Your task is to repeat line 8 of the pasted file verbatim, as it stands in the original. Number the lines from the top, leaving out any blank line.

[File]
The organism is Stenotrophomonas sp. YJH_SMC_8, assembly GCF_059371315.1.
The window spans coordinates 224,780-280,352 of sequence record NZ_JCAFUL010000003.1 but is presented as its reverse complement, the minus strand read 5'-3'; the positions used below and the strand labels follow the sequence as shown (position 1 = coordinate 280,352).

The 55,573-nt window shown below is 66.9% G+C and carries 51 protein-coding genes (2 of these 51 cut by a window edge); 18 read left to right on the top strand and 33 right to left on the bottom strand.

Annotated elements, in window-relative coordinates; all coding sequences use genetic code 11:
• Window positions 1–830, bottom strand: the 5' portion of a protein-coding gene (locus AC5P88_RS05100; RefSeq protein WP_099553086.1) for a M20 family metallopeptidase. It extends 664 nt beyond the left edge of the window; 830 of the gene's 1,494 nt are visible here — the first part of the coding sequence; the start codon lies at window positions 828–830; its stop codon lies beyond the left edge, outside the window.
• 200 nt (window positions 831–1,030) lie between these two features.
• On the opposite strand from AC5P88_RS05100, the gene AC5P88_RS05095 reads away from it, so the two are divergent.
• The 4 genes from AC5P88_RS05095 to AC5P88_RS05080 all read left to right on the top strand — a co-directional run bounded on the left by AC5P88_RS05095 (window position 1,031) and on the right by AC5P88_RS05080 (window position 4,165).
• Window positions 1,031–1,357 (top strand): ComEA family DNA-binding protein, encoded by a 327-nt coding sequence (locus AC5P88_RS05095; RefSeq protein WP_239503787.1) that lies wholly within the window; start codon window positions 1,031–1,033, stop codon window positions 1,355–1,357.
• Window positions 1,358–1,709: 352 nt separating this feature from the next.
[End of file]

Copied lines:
• The 4 genes from AC5P88_RS05095 to AC5P88_RS05080 all read left to right on the top strand — a co-directional run bounded on the left by AC5P88_RS05095 (window position 1,031) and on the right by AC5P88_RS05080 (window position 4,165).